Monday, November 27, 2017

A Trip to Crystal Peak

 My brother was in town and wanted an adventure, so we headed out to Crystal Peak. This is a small mountain made of Tunnel Springs Tuff, about 33 million years old. The light colored rock really reflects the light, so on summer afternoons, it looks like the mountain is glowing. In the winter, the sun is in the south, so we don't get the same effect, but up close, the mountain is still beautiful.

Desert Girl really wanted to find some fossils, and along the south side of the mountain, the tuff meets up with the highly fossiliferous Kanosh Shale. It didn't take long for the rock hammer to come out!

We started seeing some fossils, mainly brachiopods.

But then we found some different fossils (maybe a cephalapod?).

 We weren't sure what caused the iron intrusion next to these brachiopods.

We kept going higher to see if we could make it to the summit. I remembered doing it a few years ago  and had conveniently forgotten all the hard parts. (That's one of my skills for going back to unpleasant caves.) I had also forgotten the right landmarks. I should have read my 2014 Crystal Peak blog post, which conveniently shows the easiest way up to the summit. We started up a gully.

We had some spectacular views of the Burbank Hills, the distant Snake Range including Wheeler Peak, and the Flat Ferguson Desert. We also had a scary climb. The tuff is not a solid rock, and handholds and footholds will suddenly break.

Desert Boy had elected to wait below with the dog, but Desert Girl was ready for a challenge.

Ed made it to the top! Well, the top of one part of the mountain. It wasn't the tippy top because I had led us up the wrong gully, but the views were still awesome.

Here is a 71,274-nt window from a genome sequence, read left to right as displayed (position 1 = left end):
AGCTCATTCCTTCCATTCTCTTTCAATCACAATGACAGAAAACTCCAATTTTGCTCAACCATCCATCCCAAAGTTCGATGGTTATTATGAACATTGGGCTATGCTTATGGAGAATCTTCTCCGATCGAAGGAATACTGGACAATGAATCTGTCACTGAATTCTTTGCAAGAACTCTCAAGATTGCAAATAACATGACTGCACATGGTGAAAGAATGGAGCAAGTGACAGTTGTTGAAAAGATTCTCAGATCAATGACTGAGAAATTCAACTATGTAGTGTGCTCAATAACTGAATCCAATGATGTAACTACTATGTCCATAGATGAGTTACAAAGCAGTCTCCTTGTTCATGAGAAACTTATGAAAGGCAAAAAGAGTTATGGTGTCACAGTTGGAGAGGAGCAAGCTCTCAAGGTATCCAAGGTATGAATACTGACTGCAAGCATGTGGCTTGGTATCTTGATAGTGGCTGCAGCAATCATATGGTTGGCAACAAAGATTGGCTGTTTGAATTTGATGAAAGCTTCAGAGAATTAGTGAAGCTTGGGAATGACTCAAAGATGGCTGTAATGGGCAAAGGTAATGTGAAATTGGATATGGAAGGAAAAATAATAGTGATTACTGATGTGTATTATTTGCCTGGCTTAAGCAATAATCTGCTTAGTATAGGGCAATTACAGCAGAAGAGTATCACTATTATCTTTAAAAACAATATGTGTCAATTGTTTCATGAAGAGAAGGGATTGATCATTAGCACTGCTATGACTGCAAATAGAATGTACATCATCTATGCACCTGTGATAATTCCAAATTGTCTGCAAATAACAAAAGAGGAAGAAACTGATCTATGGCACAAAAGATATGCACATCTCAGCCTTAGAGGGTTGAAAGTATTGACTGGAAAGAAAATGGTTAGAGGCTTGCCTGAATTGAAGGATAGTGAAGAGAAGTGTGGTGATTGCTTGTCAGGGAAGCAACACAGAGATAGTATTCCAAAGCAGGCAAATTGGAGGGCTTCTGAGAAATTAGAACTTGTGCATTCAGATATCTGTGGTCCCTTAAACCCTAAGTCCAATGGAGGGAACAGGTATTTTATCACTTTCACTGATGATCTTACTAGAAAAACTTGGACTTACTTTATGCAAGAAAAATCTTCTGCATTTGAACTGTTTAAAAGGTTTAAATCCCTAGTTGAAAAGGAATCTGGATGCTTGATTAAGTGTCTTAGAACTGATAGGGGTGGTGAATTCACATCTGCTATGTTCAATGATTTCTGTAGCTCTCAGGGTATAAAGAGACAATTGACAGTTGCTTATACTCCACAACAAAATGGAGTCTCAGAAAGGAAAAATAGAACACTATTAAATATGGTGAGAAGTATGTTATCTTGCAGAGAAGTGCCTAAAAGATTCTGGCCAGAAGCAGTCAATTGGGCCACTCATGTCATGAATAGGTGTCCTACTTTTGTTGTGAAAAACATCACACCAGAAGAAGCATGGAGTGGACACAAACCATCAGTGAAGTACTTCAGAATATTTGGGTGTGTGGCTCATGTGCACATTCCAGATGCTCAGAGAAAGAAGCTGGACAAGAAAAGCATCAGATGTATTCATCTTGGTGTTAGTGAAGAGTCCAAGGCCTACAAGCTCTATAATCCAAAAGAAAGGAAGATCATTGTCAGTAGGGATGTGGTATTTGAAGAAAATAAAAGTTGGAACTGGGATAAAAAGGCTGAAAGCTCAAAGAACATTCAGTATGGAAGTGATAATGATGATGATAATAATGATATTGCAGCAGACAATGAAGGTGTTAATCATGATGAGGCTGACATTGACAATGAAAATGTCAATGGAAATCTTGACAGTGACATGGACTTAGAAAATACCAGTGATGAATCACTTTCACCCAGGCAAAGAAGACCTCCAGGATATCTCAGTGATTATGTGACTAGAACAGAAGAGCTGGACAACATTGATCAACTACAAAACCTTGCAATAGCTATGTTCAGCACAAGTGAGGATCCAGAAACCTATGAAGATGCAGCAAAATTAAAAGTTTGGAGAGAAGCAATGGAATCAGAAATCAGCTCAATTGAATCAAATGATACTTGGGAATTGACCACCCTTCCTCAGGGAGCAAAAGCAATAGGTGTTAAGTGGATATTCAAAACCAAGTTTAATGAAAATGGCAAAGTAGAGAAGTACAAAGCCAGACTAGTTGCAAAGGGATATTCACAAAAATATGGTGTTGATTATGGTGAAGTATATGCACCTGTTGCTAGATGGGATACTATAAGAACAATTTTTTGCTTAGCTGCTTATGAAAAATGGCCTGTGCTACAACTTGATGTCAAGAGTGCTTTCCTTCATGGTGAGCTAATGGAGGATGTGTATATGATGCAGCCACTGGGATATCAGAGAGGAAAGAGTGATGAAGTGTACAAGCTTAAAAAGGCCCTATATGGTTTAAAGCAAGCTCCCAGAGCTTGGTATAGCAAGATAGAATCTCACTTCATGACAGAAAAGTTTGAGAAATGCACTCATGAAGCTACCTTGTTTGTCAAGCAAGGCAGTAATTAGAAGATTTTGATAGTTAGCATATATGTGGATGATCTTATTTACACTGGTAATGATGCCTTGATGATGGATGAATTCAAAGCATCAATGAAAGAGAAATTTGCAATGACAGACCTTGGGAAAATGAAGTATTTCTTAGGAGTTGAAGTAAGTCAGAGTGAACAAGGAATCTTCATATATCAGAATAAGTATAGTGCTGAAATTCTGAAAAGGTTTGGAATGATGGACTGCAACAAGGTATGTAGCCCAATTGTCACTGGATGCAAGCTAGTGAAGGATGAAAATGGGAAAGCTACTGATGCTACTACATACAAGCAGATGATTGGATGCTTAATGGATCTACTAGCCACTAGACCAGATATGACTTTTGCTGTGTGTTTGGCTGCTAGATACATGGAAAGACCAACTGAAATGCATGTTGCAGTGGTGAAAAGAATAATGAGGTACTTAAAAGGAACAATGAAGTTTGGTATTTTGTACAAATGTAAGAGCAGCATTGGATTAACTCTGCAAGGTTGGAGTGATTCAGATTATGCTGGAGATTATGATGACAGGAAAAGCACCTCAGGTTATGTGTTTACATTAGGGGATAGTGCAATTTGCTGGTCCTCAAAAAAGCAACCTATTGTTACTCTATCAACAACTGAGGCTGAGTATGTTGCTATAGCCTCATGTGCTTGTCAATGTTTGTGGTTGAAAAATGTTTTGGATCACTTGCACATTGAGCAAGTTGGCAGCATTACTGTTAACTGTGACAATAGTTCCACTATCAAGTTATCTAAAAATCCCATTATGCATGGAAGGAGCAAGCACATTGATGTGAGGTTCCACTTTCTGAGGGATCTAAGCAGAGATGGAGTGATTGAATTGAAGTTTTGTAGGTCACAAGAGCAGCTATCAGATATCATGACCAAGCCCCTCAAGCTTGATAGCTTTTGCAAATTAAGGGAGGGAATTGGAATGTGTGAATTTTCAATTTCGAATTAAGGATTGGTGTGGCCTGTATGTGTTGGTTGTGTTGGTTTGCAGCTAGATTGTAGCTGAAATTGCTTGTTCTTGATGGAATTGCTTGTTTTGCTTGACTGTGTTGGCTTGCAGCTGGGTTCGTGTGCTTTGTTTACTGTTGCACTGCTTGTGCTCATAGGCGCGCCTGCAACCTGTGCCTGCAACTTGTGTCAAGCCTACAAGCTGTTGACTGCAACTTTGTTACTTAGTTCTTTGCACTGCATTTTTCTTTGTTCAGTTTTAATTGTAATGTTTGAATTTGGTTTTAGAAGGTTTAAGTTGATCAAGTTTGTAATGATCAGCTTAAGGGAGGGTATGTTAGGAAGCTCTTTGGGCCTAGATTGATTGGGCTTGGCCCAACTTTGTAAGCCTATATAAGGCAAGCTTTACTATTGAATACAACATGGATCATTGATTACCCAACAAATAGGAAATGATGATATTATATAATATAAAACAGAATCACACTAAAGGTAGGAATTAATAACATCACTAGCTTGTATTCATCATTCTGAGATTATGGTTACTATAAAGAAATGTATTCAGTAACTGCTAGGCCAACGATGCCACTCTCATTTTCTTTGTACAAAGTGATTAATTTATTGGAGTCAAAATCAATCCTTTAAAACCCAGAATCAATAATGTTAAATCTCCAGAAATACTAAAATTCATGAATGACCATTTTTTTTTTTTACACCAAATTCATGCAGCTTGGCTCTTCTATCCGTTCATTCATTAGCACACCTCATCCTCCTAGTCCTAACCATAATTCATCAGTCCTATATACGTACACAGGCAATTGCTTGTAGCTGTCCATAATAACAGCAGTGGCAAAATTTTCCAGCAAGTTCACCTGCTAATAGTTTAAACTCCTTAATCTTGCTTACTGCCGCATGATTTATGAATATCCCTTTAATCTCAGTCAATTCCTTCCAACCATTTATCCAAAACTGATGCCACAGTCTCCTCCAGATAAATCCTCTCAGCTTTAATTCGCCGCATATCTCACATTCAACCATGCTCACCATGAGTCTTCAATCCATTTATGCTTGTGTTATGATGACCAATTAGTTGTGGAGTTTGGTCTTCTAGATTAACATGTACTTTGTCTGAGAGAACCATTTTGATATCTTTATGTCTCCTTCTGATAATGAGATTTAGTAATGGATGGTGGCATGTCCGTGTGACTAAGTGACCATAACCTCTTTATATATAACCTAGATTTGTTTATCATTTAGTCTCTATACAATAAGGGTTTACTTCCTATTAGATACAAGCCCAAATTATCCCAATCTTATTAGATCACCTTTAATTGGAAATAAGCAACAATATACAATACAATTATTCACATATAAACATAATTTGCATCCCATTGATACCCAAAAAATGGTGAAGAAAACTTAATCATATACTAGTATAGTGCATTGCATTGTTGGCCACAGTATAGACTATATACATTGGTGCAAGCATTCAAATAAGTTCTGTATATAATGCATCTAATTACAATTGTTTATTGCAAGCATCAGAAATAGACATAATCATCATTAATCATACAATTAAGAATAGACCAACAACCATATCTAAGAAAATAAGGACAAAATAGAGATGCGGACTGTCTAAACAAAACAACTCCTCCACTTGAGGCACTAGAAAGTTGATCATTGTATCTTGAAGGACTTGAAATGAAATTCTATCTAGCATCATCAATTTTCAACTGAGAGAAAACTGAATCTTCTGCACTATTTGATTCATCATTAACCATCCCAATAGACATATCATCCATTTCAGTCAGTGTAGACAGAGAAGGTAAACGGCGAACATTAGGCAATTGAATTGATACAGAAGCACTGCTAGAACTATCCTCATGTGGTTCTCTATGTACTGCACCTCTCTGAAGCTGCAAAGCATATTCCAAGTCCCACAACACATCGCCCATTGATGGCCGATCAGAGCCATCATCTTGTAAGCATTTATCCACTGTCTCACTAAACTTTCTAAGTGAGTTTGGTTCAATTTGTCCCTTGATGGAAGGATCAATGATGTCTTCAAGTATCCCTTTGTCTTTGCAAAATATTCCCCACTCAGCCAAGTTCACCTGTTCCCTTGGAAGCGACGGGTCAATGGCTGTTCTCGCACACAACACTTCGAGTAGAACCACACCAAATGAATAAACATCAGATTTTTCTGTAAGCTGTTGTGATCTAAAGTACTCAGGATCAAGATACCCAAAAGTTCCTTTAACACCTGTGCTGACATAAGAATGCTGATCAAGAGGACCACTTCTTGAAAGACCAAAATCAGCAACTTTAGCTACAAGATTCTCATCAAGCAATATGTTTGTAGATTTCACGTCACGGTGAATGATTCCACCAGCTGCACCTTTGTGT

We decided that was good enough for the day, and started heading down. Down is actually much harder than up--back to that rock crumbling part.

The interesting hollows in the rock are called tafoni. I only know that because I read my 2014 blog post. :)

It seemed like we went down a long, long time.

Looking through a tafoni window towards a peak to the south. Yeah, I have to get a little artsy fartsy sometime.

The true peak is up above the nearly sheer cliff just right of center in the photo below.

We met up with Desert Boy and Maggie. Desert Boy had been in a bad mood, but the rest had cured him, and now he was happy.

The late afternoon light was magnificent, highlighting the shadows on the mountain. This peak is full of challenges, and I'm sure we'll be back! If you want to see and read more about this peak, check out the 2014 post and the 2009 post.
Still have to teach the dog how to sit still for a photo and not come to me!

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